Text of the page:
The origin of the word eclipse comes from the Greek ékleipsis, meaning to abandon, forsake, or fail to appear. Our modern understanding of the word is that light is being dimmed or obscured by something else. We apply it to astronomical phenomena as well as our inner light, fame, or stardom. There are many ways that one can be eclipsed.
Every culture has its own myths about why the sun and moon seem to disappear temporarily at certain times. Eclipses were mysterious and a bit frightening for our ancestors, so they created their own fanciful explanations. Though we have scientific data now, there is still value in studying the ancient tales. They reach into the psyche and help us work with what we’re feeling and experiencing, not just what we’re seeing in the heavens.
One that has grabbed my attention during this extremely potent eclipse season is the Norse myth of Sól, goddess of the sun, and her brother Máni, god of the moon.
According to one version of the story, Sól didn’t start out as a goddess. Her father, Mundilfari, thought she was so lovely that he named her after the sun, and he named her brother after the moon. That didn’t sit well with the gods, so they forced Sól to drive the chariot of the sun as punishment for her father’s arrogance. Sól had to race quickly across the skies to avoid being devoured by the wolf Sköll, who chased her continuously. On rare occasions, Sköll (repulsion) would get close enough to nip at Sól’s chariot, causing a solar eclipse. Máni suffered a similar fate, as he had to drive the chariot of the moon while being chased by the wolf Hati (hatred). When Hati got close enough to take a bite, a lunar eclipse resulted.
What are we to make of this tale, and how can it help us now?
It would be easy to demonize Sköll and Hati, those “evil” wolves that never give Sól and Máni a break. That would be a mistake, however. What the wolves represent, at least in my own interpretation, is everything we haven’t integrated, or the lingering, unfinished business of our lives. The past continues to chase us until it finally catches up. Sköll and Hati are the unacknowledged parts of ourselves, and the eclipse is the moment when we must deal with whatever we’ve been trying to outrun.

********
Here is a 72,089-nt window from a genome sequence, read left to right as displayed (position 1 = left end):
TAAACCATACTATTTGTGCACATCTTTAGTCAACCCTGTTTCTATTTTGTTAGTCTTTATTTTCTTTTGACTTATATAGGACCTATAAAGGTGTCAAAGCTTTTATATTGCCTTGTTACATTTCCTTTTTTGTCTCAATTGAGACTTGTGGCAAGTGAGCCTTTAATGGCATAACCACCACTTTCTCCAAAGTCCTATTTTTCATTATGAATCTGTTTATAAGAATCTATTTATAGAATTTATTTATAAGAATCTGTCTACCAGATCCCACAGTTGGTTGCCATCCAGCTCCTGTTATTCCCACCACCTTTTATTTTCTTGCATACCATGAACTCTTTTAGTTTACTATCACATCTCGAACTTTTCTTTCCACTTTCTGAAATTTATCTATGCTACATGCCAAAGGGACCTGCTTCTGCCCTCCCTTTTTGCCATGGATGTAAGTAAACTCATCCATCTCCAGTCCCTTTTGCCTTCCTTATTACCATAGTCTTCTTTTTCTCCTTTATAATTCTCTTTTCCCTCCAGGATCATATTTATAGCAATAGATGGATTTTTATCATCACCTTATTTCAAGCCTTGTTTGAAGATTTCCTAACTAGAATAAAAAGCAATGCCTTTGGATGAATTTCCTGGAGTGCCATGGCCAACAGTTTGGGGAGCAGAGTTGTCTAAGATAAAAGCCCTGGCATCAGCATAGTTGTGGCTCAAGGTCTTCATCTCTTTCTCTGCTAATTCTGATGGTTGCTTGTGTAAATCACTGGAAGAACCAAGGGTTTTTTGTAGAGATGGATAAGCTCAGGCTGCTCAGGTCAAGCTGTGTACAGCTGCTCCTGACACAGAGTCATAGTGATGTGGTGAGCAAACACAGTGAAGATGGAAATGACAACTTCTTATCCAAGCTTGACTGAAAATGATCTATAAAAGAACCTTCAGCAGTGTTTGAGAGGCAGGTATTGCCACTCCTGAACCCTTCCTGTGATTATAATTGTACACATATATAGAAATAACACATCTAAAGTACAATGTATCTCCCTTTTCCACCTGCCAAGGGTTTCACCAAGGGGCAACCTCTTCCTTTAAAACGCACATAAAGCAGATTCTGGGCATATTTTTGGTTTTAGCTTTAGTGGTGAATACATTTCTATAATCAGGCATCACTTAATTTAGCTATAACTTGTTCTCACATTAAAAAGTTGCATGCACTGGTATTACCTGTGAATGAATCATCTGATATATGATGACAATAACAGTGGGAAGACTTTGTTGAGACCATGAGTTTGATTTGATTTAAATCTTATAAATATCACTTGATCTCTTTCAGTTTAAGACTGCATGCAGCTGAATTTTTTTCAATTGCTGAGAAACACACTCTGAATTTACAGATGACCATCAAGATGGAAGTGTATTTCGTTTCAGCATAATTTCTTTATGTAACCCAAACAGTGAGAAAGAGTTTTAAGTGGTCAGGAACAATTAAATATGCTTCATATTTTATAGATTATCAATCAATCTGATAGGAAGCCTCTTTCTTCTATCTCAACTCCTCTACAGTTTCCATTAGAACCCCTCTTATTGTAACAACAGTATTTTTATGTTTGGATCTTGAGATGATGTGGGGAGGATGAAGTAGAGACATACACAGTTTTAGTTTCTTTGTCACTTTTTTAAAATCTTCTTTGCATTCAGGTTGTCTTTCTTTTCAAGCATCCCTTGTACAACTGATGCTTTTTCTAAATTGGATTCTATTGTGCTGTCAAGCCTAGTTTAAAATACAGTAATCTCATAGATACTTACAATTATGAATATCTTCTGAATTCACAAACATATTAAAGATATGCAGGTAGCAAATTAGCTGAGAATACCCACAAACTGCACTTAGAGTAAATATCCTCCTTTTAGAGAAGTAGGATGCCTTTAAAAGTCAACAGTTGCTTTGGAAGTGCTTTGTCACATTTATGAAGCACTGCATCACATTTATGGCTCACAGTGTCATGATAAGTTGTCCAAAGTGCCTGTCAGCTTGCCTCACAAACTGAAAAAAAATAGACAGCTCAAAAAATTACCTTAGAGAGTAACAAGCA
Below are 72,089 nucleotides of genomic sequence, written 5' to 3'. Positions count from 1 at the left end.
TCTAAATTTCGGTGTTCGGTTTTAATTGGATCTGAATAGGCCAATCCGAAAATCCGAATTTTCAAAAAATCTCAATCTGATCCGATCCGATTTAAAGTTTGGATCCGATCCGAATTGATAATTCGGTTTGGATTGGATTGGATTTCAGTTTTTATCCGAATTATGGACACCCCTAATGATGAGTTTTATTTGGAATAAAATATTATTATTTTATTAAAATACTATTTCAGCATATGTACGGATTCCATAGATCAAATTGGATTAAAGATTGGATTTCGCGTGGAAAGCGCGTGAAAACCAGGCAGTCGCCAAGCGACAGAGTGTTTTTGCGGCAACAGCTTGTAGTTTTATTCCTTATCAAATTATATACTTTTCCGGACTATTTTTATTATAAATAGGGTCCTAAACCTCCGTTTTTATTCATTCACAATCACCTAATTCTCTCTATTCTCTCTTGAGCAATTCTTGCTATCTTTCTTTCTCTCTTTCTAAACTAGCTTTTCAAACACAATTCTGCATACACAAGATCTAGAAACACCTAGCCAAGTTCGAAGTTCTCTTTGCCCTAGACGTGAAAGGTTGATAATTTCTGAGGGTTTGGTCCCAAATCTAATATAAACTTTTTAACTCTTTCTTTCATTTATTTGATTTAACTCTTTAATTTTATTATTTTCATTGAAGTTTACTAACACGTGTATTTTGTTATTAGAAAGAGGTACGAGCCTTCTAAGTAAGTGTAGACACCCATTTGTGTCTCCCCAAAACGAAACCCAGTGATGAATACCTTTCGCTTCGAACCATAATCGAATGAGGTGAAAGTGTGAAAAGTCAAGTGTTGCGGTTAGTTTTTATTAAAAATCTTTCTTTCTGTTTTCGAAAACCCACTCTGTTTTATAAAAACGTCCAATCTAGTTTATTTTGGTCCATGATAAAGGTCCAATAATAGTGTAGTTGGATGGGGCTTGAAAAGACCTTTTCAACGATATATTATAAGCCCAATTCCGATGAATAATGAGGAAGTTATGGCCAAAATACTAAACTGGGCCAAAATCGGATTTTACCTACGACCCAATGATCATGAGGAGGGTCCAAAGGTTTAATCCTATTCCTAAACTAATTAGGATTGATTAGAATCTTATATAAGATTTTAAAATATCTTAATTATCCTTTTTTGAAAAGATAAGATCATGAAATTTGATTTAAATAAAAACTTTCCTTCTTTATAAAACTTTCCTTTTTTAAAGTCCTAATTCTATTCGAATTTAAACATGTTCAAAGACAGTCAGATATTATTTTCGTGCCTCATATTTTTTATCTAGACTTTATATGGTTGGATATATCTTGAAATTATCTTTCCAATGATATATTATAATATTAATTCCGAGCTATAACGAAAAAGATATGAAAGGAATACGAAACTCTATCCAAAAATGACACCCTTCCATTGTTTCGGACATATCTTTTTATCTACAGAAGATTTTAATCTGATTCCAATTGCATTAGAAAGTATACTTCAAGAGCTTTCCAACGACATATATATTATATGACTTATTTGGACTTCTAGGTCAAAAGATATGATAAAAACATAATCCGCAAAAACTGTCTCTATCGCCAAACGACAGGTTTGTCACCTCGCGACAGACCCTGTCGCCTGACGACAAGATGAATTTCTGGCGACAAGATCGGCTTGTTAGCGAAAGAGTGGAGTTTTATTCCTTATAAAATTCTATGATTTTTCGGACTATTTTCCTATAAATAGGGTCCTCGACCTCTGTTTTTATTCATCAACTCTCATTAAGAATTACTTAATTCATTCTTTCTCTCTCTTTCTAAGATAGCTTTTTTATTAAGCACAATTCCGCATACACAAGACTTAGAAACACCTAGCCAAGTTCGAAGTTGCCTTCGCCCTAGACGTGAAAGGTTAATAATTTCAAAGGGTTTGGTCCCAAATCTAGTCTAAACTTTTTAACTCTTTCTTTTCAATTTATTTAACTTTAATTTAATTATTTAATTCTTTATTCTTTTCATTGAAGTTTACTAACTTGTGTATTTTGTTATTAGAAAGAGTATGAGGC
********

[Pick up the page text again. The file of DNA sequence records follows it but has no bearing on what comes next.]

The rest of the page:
We’re in a time of radical shifts, abrupt endings and beginnings, and profound awakenings. Do you know the wolves that are chasing you? Can you call them by name? Is it possible to turn around and befriend them this time, so that they don’t have to bite to get your attention? We can look at eclipse season with dread, or we can embrace it as an opportunity for growth and change. The choice is ever ours.
There are plenty of articles out there on how to get through an eclipse. Most advise slowing down, practicing radical self-care, and becoming aware of what needs to be released. I would also look at where the lunar and solar eclipses are showing up in your natal chart. See which areas of your life may be impacted. It happens to be the 5th and 11th houses for me, and much of that energy is already being stirred in the areas of creativity and community in a positive way. Grab your Tarot deck, and try this helpful spread by BiddyTarot if you’re so inclined. Above all, walk through this gateway consciously and mindfully with infinite love for yourself and others. Take a lesson from Söl and Máni, as you drive your chariot onward. Learn from your wolves. Reach down to pet them this time.
Copyright © 2017 Jennifer R. Miller. All rights reserved.
Jen is an inspirational writer, practical witch, tarot reader, priestess, and women's circle leader. Her passion is exploring and celebrating the Divine Feminine through creative arts, shamanic ritual, intuitive readings, and holistic healing.